By Christopher Matthews
Sharing a name with a media celebrity can, well, suck.
And ever since Chris Matthews, the political pundit, author, journalist and one-time staffer for Speaker of the House Tip O’Neill, hit the air waves with his political talk show,”Hardball”, in 1997, I’ve had to put up with the references. Repeatedly. And especially, as I’ve been involved with media myself. “You look very different off camera” (yuck, yuck, yuck), or “What happened to your accent?”, are but a few of the quips I’ve heard.
Over the holidays, my serial gift-giving sister-in-law got in on the act, at least indirectly, when she sent me the latest book by, you guessed it — Chris Matthews. And while I’m sure the name gag wasn’t lost on her, his new book, Jack Kennedy: Elusive Hero, is certainly no joke. In fact, it’s a highly readable, illuminating biography (in a crowded field) that really delves into the question that Jack Kennedy, biography and history buff himself, liked to ask: “What was he like?”
Before turning to the book, though, back briefly to the Chris Matthews thing.
I’ve addressed this publicly (and humorously) in The New York Times. Responding to an Op-Ed by journalist and professor Russ Baker, who lamented that his by-line had been forever taken by the NYT’s famous former columnist, Russell Baker, I wrote in a Letter to the Editor:
Hats off to Russ Baker for articulating the frustration of sharing a famous name (”I’m the Other Guy,” Op-Ed, May 6), especially when it applies to people in similar fields. As a former journalist who works in media and communications, I have experienced a fate not unlike Mr. Baker’s: I am the ”other” Chris Matthews.
Imagine the relish of the CNBC producer I called on recently as he said, ”Love your show.” Or the standard phone line, ”Oh yeah, the guy from ‘Hardball’!” (even though I have no trace of that signature accent).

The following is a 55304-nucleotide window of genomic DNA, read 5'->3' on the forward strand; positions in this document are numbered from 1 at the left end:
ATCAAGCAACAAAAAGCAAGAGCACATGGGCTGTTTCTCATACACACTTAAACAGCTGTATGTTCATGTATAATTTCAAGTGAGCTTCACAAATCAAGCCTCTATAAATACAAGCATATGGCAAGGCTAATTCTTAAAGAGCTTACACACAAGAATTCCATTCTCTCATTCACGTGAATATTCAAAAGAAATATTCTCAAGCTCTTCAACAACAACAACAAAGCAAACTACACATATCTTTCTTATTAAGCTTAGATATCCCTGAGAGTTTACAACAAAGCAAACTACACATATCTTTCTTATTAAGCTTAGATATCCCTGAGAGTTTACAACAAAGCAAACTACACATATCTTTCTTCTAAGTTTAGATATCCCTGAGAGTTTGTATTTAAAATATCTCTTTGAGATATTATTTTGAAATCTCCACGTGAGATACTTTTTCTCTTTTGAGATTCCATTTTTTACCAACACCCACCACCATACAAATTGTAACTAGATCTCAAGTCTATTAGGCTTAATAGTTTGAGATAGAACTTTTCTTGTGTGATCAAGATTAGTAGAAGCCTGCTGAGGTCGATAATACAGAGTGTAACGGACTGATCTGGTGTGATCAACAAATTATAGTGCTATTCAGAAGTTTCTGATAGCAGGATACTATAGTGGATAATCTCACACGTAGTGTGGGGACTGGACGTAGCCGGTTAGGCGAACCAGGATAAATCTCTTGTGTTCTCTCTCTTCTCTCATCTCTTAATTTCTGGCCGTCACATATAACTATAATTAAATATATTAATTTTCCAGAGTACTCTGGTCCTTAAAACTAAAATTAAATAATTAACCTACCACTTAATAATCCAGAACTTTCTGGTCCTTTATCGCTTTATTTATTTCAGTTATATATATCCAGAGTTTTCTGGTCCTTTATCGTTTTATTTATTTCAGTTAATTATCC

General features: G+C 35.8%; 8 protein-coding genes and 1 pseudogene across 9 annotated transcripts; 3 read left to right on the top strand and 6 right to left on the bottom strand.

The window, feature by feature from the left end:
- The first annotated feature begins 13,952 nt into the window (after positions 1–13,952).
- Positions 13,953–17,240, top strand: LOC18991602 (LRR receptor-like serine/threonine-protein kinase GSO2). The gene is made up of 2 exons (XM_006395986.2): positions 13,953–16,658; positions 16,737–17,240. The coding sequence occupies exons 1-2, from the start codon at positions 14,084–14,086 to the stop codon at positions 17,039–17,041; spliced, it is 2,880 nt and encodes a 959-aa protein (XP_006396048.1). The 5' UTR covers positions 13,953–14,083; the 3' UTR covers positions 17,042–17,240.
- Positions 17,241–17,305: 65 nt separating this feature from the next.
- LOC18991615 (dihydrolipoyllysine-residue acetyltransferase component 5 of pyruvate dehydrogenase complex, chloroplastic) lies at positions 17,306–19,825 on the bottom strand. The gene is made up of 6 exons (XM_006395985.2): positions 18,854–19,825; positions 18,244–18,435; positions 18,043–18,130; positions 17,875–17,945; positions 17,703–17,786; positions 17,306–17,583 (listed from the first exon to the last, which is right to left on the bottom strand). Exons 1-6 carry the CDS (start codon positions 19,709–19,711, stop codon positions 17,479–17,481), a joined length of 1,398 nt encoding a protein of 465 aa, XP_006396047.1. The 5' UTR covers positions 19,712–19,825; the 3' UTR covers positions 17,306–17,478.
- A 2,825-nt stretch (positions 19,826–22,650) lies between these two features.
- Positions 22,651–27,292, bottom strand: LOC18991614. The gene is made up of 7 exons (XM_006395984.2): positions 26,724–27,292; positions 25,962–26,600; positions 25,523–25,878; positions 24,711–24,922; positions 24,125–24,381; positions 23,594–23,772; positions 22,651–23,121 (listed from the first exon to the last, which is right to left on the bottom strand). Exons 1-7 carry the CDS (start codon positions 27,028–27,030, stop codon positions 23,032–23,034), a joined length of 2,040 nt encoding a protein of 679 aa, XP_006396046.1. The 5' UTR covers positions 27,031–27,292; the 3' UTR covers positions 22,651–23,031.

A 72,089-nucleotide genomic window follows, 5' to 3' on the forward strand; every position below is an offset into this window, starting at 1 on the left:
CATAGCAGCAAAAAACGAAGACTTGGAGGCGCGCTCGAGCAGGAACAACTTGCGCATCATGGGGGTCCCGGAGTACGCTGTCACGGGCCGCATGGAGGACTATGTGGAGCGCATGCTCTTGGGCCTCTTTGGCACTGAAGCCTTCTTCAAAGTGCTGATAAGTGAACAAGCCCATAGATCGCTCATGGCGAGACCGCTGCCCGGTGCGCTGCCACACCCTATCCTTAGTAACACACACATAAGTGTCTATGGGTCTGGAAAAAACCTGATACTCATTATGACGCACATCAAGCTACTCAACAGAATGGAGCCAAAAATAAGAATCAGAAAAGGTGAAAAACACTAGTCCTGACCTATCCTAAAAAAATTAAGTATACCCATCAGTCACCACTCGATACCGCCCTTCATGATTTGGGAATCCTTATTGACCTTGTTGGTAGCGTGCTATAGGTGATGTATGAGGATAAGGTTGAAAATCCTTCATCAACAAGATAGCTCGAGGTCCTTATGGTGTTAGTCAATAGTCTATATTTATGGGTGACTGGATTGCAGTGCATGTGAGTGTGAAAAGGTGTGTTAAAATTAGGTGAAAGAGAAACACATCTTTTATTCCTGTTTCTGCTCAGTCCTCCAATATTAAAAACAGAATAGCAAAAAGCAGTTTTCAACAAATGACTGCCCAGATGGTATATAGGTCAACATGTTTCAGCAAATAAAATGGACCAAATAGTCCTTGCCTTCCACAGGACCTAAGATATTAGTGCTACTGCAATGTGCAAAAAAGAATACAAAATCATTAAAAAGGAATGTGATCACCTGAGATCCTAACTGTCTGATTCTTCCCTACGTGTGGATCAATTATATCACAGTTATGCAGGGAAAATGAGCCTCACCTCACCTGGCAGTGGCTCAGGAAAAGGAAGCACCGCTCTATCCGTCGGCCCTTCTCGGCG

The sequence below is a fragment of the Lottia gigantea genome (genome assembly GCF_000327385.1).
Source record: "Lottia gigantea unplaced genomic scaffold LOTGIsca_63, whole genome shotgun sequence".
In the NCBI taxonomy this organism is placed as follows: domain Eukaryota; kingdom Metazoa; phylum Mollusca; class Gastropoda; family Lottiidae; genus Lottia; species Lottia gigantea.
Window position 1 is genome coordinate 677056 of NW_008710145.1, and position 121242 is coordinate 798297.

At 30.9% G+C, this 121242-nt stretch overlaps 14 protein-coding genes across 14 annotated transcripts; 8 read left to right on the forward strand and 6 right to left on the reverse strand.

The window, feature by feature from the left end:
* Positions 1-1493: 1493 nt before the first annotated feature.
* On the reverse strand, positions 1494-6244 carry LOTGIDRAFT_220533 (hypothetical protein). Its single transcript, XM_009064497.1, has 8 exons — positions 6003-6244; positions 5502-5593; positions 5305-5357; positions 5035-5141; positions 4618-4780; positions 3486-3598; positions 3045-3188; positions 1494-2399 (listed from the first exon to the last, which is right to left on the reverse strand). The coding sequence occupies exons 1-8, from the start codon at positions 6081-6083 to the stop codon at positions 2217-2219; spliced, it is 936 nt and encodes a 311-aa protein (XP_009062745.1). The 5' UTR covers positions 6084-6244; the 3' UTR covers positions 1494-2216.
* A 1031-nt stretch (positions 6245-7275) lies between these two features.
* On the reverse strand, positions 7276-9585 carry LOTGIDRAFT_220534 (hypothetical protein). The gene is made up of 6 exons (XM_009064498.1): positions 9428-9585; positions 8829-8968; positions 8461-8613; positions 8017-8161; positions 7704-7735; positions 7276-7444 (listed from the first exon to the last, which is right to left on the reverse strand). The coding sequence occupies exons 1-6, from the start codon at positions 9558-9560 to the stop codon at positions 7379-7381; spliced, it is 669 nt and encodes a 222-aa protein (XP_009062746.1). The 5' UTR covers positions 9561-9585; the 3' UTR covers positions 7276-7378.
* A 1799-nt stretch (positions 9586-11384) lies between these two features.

Still, there is an upside: being favorably confused for the more famous one can lead to, say, an answered phone call, or that elusive dinner reservation.
A nice New York Times moment, for sure, courtesy my namesake. But now, back to the book.
A Catholic kid from a Republican family in Philly, Matthews was a politically precocious youth (and history/biography nut…a shared trait between us!), for whom JFK, despite his political party, was a magnetic figure and hero. Clearly he remains a fan: he has previously penned a book about Kennedy and Nixon, and he takes a “my friend Jack” approach towards explaining one of our most enigmatic figures in his new work.
And he digs deep into Kennedy’s life for answers, through exhaustive research and interviews with the remainder of the Kennedy circle — an impressive feat from someone outside the clique. He explores JFK’s sickly, but rebellious, formative years as the “second son” at Choate prep school (where his easy charm and charisma won him loyal, life-long cronies); his early (and lasting) political independence from his isolationist father Joe, pre-WWII; his harrowing experiences in the Pacific with PT 109 (when he came to hate war); the “hard ball” politics he learned and pursued to achieve the House and Senate seats in Massachusetts, then to win the Democratic nomination and Presidency in 1960; and finally, the detachment and wisdom to avoid nuclear confrontation with the Soviet Union, going against the grain of the “experts” during the Cuban Missile Crisis, the crowning glory of his too-brief career in Matthews’ eyes.
Despite his affection towards the subject, he doesn’t sugar coat the darker edges of Kennedy’s personality, acknowledging the “girling” and infidelities, his multiple illnesses and debilitating physical problems (which no candidate today could dodge, or overcome), as well as his preoccupation with death. But he doesn’t dwell on them either. For Matthews, Kennedy’s precarious health — he had last rites given to him four times during his life — led him to speed up his political timetable, to take greater risks and to “live every day like it was his last”, without complaints.
One person who doesn’t get too much ink in the book is Jacqueline Kennedy, but that’s in step with the compartmentalized reality of JFK that Matthews presents: she, and later the kids, only got so much alone time with him, and were glamorous images that benefitted him while distracting others (and the media) from his much more complex reality.
Matthews sums up well what he has achieved with the book: “What I discovered…was an inner-directed self creation, an adult stirred and confected in the dreams and loneliness of his youth. I found a serious man who was teaching himself the hard discipline of politics up until the last moment of his life…In searching for Jack Kennedy, I found a fighting prince never free from pain, never accepting the world he found, never wanting to be his father’s son. He was a far greater hero than he ever wished us to know.”
Given the current political scene, which is decidedly bereft of heroes, Jack Kennedy: Elusive Hero reminds us that great leaders are made, not born, and can actually make a difference. It is a welcome addition to the crowded JFK canon, and an engaging, worthy read.